A Study of High Frame Rate Video Formats

Alex J Mackin, Aaron Zhang*, David Bull

*Corresponding author for this work

Research output: Contribution to journalArticle (Academic Journal)

1 Citation (Scopus)
293 Downloads (Pure)


High frame rates are acknowledged to increase the perceived quality of certain video content. However the lack of high frame rate test content has previously restricted the scope of research in this area - especially in the context of immersive video formats. This problem has been addressed through the publication of a high frame rate video database BVI-HFR, which was captured natively at 120 fps. BVI-HFR spans a variety of scenes, motions and colours, and is shown to be representative of BBC broadcast content. In this paper temporal down-sampling is utilised to enable both subjective and objective comparisons across a range frame rates. A large-scale subjective experiment has demonstrated that high frame rates lead to increases in perceived quality, and that a degree of content dependence exists - notably related to camera motion. Various image and video quality metrics have been benchmarked on these subjective evaluations, and analysis shows that those which explicitly account for temporal distortions (e.g. FRQM) provide improved correlation with subjective opinions compared to generic quality metrics such as PSNR.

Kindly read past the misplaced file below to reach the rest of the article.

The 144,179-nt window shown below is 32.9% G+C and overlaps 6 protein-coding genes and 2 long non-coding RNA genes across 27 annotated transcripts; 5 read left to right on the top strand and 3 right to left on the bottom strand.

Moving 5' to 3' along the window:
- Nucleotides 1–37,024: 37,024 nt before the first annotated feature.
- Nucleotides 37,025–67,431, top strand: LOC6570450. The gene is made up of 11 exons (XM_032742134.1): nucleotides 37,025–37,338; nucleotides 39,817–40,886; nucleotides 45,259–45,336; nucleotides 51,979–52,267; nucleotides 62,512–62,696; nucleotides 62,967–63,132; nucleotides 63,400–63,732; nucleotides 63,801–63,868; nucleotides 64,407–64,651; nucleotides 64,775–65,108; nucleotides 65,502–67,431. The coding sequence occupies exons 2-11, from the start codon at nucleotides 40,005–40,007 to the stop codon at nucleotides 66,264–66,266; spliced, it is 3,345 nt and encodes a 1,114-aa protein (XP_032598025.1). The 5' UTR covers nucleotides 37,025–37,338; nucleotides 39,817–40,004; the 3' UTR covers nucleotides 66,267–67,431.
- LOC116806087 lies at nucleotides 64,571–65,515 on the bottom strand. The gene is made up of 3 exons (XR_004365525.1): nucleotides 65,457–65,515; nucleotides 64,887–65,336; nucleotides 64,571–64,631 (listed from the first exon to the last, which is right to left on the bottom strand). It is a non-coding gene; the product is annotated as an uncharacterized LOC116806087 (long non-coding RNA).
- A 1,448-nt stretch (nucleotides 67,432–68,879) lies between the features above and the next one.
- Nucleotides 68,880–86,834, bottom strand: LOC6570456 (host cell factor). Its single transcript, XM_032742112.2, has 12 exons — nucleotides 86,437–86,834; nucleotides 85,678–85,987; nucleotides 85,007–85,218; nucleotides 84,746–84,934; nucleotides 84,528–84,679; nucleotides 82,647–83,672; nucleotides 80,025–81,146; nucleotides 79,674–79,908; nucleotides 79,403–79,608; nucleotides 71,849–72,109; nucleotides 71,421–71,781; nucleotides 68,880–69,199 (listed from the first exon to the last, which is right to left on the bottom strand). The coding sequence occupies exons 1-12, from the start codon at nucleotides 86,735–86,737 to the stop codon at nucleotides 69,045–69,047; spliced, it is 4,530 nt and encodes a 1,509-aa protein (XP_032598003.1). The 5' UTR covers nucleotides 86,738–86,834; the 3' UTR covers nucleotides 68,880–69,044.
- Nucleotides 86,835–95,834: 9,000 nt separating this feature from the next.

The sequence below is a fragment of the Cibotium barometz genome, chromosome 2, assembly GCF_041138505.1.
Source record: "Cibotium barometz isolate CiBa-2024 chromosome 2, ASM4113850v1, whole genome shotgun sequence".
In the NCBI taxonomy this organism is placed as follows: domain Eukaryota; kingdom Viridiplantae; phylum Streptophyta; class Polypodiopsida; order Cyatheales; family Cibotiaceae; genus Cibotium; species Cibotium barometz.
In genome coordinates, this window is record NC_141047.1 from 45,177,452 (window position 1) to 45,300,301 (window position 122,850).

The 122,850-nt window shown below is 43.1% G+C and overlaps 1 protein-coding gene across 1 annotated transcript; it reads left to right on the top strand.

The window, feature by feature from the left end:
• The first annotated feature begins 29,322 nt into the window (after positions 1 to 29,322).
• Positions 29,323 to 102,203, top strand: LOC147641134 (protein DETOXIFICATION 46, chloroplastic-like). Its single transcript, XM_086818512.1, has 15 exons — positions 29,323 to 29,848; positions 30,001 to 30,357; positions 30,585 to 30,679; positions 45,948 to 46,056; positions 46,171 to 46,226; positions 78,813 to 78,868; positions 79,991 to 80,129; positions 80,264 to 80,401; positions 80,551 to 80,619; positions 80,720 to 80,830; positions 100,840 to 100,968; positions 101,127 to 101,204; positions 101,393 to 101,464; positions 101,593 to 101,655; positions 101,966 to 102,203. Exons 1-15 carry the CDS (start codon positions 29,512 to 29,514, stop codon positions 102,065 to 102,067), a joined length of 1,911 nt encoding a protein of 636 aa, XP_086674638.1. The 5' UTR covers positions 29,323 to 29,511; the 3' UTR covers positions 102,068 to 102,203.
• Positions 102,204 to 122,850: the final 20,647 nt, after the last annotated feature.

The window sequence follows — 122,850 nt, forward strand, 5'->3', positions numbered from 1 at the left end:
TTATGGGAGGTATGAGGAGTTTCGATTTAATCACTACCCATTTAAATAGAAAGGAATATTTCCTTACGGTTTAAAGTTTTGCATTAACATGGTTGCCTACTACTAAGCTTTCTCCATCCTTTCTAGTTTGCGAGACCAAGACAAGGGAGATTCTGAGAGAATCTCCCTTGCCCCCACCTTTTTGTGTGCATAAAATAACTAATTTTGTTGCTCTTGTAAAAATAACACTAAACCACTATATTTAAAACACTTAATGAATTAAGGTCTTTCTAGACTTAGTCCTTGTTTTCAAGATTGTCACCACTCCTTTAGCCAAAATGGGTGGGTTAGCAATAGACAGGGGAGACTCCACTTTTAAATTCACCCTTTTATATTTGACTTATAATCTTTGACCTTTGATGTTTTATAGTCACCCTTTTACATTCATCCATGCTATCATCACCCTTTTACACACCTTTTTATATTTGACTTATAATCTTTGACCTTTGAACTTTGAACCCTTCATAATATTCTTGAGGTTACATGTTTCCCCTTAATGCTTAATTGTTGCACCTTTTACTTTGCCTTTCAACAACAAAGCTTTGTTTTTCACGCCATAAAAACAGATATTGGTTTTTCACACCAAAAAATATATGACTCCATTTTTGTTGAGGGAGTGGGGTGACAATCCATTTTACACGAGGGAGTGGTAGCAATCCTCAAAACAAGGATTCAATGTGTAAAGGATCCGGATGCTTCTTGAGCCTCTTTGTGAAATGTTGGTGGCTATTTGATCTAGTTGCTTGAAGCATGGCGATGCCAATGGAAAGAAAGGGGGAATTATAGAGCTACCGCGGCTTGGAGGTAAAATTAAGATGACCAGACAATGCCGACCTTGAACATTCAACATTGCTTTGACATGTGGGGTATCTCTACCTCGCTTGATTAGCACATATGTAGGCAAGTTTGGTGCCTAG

Original languageEnglish
Article number8531714
Pages (from-to)1499-1512
Number of pages14
JournalIEEE Transactions on Multimedia
Issue number6
Early online date12 Nov 2018
Publication statusPublished - 1 Jun 2019


  • High frame rates
  • video database
  • immersive video
  • HFR

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